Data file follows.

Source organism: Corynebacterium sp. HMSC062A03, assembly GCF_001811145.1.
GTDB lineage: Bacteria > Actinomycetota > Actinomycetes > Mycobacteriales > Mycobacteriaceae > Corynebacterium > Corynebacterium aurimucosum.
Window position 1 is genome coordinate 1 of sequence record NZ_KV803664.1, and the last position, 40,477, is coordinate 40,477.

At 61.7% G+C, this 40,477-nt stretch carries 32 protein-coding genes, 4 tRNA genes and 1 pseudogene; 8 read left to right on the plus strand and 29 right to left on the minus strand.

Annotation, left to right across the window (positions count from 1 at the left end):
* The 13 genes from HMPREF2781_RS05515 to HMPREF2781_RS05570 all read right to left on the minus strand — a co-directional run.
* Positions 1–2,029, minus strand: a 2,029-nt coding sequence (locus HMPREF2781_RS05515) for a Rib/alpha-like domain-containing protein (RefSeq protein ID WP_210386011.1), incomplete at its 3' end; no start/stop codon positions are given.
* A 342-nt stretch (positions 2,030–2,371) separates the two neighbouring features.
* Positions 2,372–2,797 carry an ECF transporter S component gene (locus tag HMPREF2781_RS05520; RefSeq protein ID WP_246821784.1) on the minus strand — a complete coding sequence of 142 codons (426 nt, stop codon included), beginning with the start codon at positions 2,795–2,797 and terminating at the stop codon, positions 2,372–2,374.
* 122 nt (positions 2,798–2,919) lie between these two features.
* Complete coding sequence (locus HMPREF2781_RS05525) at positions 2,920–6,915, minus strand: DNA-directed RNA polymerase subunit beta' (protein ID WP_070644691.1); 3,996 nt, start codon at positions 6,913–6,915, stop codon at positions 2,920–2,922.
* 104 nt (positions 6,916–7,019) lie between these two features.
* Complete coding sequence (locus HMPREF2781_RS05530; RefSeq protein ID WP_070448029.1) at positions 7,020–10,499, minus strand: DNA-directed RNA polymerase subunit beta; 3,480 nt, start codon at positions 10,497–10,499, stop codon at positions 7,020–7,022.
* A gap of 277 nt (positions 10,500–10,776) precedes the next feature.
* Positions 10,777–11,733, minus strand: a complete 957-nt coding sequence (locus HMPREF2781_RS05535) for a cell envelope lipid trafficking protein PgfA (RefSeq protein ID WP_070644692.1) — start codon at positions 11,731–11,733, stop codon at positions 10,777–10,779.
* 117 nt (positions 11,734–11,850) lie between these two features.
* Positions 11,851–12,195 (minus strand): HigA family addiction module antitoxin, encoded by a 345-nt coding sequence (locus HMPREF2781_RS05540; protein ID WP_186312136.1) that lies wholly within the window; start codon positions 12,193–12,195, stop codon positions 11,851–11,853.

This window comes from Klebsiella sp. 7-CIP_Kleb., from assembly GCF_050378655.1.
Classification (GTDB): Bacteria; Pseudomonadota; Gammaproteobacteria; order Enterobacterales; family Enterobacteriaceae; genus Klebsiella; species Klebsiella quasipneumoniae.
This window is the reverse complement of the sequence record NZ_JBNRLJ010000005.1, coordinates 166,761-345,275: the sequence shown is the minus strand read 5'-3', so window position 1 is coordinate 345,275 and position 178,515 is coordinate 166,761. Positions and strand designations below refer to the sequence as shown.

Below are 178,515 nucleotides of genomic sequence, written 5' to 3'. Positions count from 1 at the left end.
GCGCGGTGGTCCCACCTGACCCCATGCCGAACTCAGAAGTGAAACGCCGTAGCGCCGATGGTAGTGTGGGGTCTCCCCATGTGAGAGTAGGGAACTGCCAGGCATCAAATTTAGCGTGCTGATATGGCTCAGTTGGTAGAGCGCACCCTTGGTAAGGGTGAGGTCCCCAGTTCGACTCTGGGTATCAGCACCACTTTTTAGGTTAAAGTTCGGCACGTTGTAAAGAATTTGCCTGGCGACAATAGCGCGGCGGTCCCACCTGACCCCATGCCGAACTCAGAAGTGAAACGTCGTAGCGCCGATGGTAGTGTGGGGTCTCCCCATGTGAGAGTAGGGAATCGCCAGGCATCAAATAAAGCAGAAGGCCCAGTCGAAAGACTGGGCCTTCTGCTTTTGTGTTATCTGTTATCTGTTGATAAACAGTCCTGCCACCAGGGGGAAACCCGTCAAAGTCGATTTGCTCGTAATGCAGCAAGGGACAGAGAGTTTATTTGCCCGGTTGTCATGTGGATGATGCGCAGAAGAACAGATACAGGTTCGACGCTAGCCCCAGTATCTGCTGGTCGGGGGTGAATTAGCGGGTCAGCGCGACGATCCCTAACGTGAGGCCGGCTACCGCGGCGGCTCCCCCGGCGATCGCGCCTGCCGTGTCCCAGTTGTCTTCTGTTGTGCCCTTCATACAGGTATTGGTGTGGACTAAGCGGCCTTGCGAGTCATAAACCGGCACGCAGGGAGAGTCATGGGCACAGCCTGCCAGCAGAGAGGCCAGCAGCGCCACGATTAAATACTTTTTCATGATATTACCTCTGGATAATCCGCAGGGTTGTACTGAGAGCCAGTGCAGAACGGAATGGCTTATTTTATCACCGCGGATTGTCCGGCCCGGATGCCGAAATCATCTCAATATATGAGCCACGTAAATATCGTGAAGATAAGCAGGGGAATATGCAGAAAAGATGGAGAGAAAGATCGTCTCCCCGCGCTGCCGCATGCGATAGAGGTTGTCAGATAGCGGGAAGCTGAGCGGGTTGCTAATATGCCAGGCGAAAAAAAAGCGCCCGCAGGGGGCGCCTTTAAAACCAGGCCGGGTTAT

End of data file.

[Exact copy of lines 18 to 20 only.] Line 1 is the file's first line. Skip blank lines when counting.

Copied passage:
This window comes from Klebsiella sp. 7-CIP_Kleb., from assembly GCF_050378655.1.
Classification (GTDB): Bacteria; Pseudomonadota; Gammaproteobacteria; order Enterobacterales; family Enterobacteriaceae; genus Klebsiella; species Klebsiella quasipneumoniae.
This window is the reverse complement of the sequence record NZ_JBNRLJ010000005.1, coordinates 166,761-345,275: the sequence shown is the minus strand read 5'-3', so window position 1 is coordinate 345,275 and position 178,515 is coordinate 166,761. Positions and strand designations below refer to the sequence as shown.